In this article I will try to give motorists a heads up about the location of Long Island speed traps. You might be wondering why on earth a lawyer would give this information away. After all, more tickets, more business for us, right? Well, yeah, that’s true, but the fact is that I’ve been “speed trapped” myself, down in Florida, and I didn’t like it one bit.
Not only that, but I happen to live in a small Suffolk County village that has its own speed trap. I won’t divulge its name out of fear of retribution, but I was pulled over a few times before the local cops got to know my car.
Enforcement varies from village to village, as do the fines, but there is no doubt that these traps are local revenue generators. In these tough economic times, municipalities are just looking for ways to bring in more money, like the red light cameras I wrote about recently.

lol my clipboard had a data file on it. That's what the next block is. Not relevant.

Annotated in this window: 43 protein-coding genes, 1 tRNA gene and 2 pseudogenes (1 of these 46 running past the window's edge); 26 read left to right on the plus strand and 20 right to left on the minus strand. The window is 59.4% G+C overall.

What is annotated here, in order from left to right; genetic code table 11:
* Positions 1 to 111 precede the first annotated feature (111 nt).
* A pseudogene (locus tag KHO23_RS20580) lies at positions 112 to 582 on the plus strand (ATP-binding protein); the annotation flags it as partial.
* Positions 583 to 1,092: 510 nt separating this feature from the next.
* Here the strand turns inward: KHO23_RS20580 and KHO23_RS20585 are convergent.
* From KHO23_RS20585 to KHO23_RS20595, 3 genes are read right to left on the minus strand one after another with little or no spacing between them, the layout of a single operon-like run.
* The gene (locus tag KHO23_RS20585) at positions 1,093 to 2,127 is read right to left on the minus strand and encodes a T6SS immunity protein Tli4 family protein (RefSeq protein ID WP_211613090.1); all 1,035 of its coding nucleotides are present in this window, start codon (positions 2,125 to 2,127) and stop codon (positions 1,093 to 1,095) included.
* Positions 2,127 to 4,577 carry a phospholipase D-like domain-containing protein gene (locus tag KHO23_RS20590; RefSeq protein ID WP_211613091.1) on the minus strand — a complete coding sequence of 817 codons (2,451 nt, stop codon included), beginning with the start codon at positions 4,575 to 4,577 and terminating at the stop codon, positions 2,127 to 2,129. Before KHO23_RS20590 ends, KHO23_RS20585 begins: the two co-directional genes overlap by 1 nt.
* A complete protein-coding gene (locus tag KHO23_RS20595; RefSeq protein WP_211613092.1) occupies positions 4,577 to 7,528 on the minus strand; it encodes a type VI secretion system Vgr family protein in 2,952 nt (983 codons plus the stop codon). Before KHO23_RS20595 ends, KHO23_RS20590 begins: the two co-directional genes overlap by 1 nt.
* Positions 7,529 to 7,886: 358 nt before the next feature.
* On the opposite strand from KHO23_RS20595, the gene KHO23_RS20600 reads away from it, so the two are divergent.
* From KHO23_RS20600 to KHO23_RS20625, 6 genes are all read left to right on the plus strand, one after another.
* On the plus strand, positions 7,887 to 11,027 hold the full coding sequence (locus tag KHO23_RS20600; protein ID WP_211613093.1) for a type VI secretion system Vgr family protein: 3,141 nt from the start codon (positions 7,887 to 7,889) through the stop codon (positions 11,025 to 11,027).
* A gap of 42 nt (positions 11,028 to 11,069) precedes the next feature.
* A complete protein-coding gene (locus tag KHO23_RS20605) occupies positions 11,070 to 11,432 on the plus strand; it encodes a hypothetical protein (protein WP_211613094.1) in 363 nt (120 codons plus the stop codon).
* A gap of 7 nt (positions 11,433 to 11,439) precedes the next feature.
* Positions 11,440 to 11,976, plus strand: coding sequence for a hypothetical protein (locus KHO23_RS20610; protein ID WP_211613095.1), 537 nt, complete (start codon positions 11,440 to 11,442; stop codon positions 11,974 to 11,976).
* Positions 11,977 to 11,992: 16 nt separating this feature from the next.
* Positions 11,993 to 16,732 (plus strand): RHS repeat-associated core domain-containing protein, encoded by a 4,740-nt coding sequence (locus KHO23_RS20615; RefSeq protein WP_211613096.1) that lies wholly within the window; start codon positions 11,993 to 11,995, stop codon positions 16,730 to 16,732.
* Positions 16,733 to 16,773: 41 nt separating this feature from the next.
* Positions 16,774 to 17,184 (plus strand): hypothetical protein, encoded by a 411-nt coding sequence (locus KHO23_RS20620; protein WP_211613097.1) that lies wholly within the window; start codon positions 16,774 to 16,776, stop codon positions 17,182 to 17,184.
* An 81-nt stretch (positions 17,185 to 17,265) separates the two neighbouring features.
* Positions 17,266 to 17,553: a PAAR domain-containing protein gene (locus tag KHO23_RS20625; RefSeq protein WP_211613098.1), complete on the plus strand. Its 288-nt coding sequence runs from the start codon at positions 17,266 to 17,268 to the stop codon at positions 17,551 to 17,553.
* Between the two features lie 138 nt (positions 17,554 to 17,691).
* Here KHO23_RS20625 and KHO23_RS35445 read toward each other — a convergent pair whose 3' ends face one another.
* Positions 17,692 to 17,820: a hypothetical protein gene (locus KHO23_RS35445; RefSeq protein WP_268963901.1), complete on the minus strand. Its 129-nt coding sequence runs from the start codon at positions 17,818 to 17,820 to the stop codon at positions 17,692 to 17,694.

Here are a few places you should check if you are interested in locating some local speed traps:
- Dave Kapp – Being the generous guy that I am, I don’t mind giving a competitor a little plug. This site provides a ton of information in a unique, humorous way. I can’t speak to the site’s accuracy or how current the data is, but I sure had fun looking around.
- The National Speed Trap Exchange – This page is a national exchange for speed trap data. According to the title tag, it is “a place to find, share, and discuss speed traps.” The page I linked to here contains a supposed trap on the Long Island Expressway.
- Long Island Press.com – I am a huge fan of the Long Island Press in general, and this link is just another reason why.
- CNBC – Here’s a great slideshow of national “hotspots.”
You would think this would go without saying, but I’ll say it anyway. This article is not intended to constitute legal advice, and I cannot vouch for the accuracy of any of the links I have included. Furthermore, it is your responsibility as a motorist to abide by all applicable traffic laws.